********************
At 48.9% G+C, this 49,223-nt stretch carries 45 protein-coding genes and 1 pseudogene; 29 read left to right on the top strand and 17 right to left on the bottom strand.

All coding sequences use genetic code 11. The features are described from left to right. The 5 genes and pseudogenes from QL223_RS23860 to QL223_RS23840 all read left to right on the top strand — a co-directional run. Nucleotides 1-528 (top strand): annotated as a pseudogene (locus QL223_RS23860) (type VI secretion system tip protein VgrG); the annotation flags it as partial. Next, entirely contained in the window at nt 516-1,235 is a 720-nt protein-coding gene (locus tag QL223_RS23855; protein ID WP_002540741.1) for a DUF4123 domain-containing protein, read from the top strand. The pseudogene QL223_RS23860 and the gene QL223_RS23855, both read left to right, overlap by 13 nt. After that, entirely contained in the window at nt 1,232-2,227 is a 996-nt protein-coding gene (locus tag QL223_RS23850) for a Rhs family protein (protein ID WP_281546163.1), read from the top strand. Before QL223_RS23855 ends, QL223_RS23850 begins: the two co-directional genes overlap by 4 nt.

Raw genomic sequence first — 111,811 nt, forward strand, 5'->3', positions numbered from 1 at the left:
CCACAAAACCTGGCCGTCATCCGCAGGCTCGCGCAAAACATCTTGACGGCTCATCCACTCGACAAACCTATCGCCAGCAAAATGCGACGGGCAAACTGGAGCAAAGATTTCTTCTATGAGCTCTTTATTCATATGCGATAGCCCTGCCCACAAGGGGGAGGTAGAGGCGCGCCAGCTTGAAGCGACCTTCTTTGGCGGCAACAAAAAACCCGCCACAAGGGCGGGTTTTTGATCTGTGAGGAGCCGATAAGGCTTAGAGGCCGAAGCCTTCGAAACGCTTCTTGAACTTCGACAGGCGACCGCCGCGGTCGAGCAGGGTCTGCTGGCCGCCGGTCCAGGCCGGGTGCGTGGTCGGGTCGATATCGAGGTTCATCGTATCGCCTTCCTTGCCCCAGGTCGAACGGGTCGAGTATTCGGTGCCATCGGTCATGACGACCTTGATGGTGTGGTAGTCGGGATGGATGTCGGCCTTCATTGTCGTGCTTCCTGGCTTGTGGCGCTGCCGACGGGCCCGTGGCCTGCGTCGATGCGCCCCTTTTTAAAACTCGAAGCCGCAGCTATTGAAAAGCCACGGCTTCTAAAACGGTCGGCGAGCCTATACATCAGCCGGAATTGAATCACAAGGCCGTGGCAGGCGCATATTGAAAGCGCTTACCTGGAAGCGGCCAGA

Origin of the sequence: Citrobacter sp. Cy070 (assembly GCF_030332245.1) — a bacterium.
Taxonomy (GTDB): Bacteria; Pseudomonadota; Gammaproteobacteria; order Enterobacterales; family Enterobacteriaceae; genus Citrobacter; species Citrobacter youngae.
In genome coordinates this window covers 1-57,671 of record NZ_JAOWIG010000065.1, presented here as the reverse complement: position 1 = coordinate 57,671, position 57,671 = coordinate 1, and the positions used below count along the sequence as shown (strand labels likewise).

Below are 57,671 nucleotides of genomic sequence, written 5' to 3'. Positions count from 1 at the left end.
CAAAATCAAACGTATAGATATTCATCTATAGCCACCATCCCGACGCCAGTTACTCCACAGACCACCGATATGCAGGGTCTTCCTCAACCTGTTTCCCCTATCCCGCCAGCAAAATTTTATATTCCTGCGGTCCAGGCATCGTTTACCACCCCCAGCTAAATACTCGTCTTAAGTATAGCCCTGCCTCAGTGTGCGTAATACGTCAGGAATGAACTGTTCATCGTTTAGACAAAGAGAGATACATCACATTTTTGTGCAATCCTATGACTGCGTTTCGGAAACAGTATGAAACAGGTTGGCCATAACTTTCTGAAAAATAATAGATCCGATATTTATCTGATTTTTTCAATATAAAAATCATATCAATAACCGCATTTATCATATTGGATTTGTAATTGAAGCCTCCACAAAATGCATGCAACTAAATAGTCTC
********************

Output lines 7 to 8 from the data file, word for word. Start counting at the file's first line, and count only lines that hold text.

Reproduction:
In genome coordinates this window covers 1-57,671 of record NZ_JAOWIG010000065.1, presented here as the reverse complement: position 1 = coordinate 57,671, position 57,671 = coordinate 1, and the positions used below count along the sequence as shown (strand labels likewise).

Below are 57,671 nucleotides of genomic sequence, written 5' to 3'. Positions count from 1 at the left end.